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Tuesday, 25 November 2003
Page: 22804


Mr JENKINS (9:09 PM) —Executive salaries continue to grow at a greater pace than the wages of ordinary working Australians. According to an AFR survey this month the remuneration of CEOs increased by 7.3 per cent, while according to the August 2003 Bureau of Statistics figures AWE grew by 6.1 per cent. There has been great interest in this in the media. Earlier this month the Age ran a supplement under the heading `Power salaries: a special report'. It was very interesting to look at the listing it had of executive salaries by company performance. I was intrigued to see that a number of companies saw their share prices decrease, yet exorbitant salaries and remuneration were given to their top executives. For instance, in AMP, where the share price has dropped by 68 per cent, the top five executives earned—as reported in the annual reports, under the new ASX rules—$6.1 million, $3.3 million, $3.2 million, $2.8 million and $2.1 million.

Often when these sorts of issues are raised in this way people say that this is about the politics of envy. It is not about the politics of envy; it is about the fact that ordinary Australians want to know how people can earn those great sums of money when the performance of the companies that they are running seems to be so paltry and pathetic. It is interesting that, when asked to justify these types of salaries, we get responses like that of Don Argus, the Chairman of BHP Billiton, when he was talking about the remuneration package of $6.5 million this year for the new chief executive, Chip Goodyear. He said:

He's got to be on top of financial issues, legal issues, he's got to have technical knowledge, and he's got to be able to lead 38,000 people of mixed cultures in 30 countries around the world and relate to 316,000 shareholders ... To relate his salary and his accountability back to a basic wage is a nonsense.

As the Age report went on to say:

But what about comparing what Goodyear earns with the Prime Minister? Or a High Court judge? Or the head of the Treasury?

When we get those sorts of comparisons, that sort of explanation pales. Of course these people lead great bureaucracies, but that cannot justify the types of remuneration packages that we see. Today we have received the annual report of NAB. It indicates that Frank Cicutto's package has almost trebled. He now has a remuneration package worth $7.77 million. The report does the mathematics and suggests that the latest package is about 203 times the average weekly earnings. It means that Mr Cicutto earns $21,300 a day. What does that mean when we equate that with average earnings? Here is one man earning in one day what an average Australian earns in a year.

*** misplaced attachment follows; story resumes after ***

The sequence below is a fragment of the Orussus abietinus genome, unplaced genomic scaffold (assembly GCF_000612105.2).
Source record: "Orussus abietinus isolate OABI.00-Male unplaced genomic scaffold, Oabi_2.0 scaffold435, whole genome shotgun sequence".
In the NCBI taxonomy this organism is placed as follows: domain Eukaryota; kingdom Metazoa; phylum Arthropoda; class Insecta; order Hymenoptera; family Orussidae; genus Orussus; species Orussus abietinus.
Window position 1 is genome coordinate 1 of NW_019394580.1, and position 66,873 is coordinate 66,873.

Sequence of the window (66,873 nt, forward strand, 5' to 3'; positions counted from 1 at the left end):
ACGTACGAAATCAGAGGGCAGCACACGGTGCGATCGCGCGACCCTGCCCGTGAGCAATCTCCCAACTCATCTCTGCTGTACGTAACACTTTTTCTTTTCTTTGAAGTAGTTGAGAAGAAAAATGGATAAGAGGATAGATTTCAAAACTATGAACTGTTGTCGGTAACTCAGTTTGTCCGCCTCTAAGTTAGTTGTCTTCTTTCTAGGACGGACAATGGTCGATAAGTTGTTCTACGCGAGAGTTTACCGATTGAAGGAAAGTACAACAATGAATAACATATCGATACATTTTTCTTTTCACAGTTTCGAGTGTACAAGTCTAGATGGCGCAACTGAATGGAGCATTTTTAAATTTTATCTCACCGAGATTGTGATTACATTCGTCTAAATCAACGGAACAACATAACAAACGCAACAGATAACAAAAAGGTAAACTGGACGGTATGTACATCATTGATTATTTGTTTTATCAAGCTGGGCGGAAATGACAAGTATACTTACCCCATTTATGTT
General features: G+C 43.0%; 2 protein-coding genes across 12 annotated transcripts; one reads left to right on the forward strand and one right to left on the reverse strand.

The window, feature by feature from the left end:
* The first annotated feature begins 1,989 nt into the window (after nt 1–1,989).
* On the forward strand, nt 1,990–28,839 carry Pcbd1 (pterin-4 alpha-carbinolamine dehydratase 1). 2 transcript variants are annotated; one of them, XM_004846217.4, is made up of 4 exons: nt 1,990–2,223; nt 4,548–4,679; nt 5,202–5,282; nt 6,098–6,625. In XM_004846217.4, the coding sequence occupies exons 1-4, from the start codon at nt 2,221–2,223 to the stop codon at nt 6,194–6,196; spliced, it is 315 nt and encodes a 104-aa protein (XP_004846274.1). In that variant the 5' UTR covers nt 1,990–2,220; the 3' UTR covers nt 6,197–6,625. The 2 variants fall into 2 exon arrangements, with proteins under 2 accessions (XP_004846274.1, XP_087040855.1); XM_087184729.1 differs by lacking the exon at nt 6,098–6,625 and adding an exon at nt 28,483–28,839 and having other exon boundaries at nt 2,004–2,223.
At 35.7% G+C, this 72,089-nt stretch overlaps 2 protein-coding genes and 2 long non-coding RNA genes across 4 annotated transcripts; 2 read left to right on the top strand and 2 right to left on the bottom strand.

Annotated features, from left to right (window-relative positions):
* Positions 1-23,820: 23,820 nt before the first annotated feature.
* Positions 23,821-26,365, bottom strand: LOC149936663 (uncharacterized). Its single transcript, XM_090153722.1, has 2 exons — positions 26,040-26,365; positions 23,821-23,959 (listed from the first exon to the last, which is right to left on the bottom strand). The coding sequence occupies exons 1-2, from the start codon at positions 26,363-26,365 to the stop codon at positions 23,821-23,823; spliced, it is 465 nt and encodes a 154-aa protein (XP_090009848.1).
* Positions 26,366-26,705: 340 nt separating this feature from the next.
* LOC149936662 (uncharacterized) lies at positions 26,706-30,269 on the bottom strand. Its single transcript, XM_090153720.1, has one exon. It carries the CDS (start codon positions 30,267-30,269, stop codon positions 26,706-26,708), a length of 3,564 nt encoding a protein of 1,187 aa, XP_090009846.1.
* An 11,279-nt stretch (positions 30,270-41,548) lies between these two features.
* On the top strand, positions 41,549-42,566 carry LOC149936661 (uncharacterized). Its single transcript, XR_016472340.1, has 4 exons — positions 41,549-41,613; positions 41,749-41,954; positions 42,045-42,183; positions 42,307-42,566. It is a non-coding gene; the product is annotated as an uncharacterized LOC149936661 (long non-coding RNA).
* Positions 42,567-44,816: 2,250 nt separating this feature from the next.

These sorts of things need to be looked at. In the past I have called upon the government to have a serious inquiry into why these types of remunerations should be justified. It has to go beyond self-regulation. There is no use in the Prime Minister, on occasions when he feels inclined to, suggesting that some of these remunerations are over the top. In May this year, when the Prime Minister was reflecting back on payout of the former BHP Billiton CEO, Brian Gilbertson, he said: `I think it is too much.' In 2000, when the Prime Minister talked about the payment made to AMP's George Trumbull, he said: `There's no way you can defend an arrangement of that magnitude. No way at all.' It needs leadership to be shown by the federal government. It needs action. It needs the sorts of measures that have been seen in other jurisdictions.

Why don't we have a look at removing the corporate tax deductibility over a certain limit for executive salaries? Why don't we ensure that there is proper and even more full disclosure to shareholders? If we are going to have a great shareholders' democracy, why don't we make sure that the decision-making processes of companies are transparent? And when we are talking about the remuneration of chief executive officers and executives of these companies, why don't we make sure everything is revealed so that shareholders can have a comment on what it should be? It is not good enough to suggest that companies will self-regulate to make sure that these things are done in an appropriate way; it really requires the leadership of the Australian government. It really needs an inquiry. (Time expired)